No previous public accusations of sexual abuse against celebrities and politicians have ever resulted in such a spilling of stories from long traumatized victims. The swift downfall of public figures, heads of companies and leaders of major organizations is unprecedented. Why now, why this time, I wonder? Why not when Polanski, Clinton, Cosby, Ghomeshi, or even Trump were news media headlines screaming alleged sexual harassment or rape accusations? What broke the dam of silence?
What led one celebrity after another to spill the beans? Safety in numbers? Hope that revealing their experience and pain will help others come forward? Belief that finally society will accept abuse happens – and the victim isn’t at fault? Expectation that the accused would not be able to overcome the numbers of their accusers coming forward…
I’m not a celebrity. I’m a mom of four married kids and grandmother of eight. Most people in my circle of friends and acquaintances are unaware of what I endured as a child, although I’ve become more open to share it if conversations move in that direction.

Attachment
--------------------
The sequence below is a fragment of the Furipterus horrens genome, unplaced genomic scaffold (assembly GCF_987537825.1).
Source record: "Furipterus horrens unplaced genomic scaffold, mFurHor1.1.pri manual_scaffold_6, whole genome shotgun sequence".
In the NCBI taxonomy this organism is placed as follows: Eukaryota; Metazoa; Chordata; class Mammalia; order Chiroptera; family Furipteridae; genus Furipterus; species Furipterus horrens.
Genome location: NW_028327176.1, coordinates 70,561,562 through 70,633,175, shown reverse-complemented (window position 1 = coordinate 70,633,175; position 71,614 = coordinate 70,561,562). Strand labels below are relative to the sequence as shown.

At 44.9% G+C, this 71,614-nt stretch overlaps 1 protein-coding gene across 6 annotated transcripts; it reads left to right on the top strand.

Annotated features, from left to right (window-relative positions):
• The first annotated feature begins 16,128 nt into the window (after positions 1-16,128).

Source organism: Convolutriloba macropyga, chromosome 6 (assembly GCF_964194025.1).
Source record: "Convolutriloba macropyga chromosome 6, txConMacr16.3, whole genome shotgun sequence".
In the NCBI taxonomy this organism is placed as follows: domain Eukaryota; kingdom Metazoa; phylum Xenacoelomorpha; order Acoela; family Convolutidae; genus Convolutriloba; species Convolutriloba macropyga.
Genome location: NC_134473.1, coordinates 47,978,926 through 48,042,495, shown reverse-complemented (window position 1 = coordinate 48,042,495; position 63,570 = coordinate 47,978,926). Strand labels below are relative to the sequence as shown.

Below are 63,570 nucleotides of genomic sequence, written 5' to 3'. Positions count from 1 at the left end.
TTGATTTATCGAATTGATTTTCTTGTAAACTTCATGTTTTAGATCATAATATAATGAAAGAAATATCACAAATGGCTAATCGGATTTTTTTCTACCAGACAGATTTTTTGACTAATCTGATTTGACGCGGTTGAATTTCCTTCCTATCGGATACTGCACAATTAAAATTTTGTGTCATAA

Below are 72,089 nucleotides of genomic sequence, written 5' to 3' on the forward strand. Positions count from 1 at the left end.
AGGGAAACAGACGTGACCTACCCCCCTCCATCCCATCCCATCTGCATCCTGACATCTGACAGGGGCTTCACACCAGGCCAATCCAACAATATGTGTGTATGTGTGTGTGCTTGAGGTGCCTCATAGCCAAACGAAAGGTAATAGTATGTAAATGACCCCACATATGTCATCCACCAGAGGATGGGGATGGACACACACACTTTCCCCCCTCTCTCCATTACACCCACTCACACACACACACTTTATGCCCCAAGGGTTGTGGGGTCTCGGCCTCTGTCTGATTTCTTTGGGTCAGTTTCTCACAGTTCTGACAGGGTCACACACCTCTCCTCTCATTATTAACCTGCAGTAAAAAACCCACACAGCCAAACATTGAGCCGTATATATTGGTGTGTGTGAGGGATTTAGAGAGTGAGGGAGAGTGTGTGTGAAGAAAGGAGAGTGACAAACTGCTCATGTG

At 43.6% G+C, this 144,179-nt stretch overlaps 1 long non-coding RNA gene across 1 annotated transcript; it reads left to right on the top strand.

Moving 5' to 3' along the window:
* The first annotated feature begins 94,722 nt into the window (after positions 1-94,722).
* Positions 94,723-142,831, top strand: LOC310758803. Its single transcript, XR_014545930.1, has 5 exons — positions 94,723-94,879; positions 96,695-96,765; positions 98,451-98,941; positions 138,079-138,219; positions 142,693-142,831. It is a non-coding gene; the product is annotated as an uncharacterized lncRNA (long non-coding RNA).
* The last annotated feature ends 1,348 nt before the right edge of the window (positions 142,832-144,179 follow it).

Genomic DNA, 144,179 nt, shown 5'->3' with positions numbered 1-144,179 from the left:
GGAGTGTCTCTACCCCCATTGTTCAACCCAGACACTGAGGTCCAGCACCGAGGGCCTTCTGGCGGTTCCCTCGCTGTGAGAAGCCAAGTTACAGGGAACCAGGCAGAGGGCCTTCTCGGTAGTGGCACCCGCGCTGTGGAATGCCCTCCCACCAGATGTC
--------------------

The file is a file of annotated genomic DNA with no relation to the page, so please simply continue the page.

I’ve been reading with considerable curiosity the copious articles posted online analyzing the characteristics and modus operandi of these alleged predators – and comparing them with my own experience. Here are some of my conclusions:
Predator. An abuser is often a predator. He or she chooses to work or volunteer in a field where they have continuous access to an unsuspecting supply of potential victims. The predator works him/herself into a position of power. Besides heads of corporations, directors and producers, think boy or girl scout leaders, sport coaches, close relatives, caregivers, therapists, or family friends – and, yes, priests. My abuser was an elementary school teacher.
Until now, fearing retribution and law suits, if anyone did admit or made innuendos that they were abused, usually they didn’t name names or places. Until now.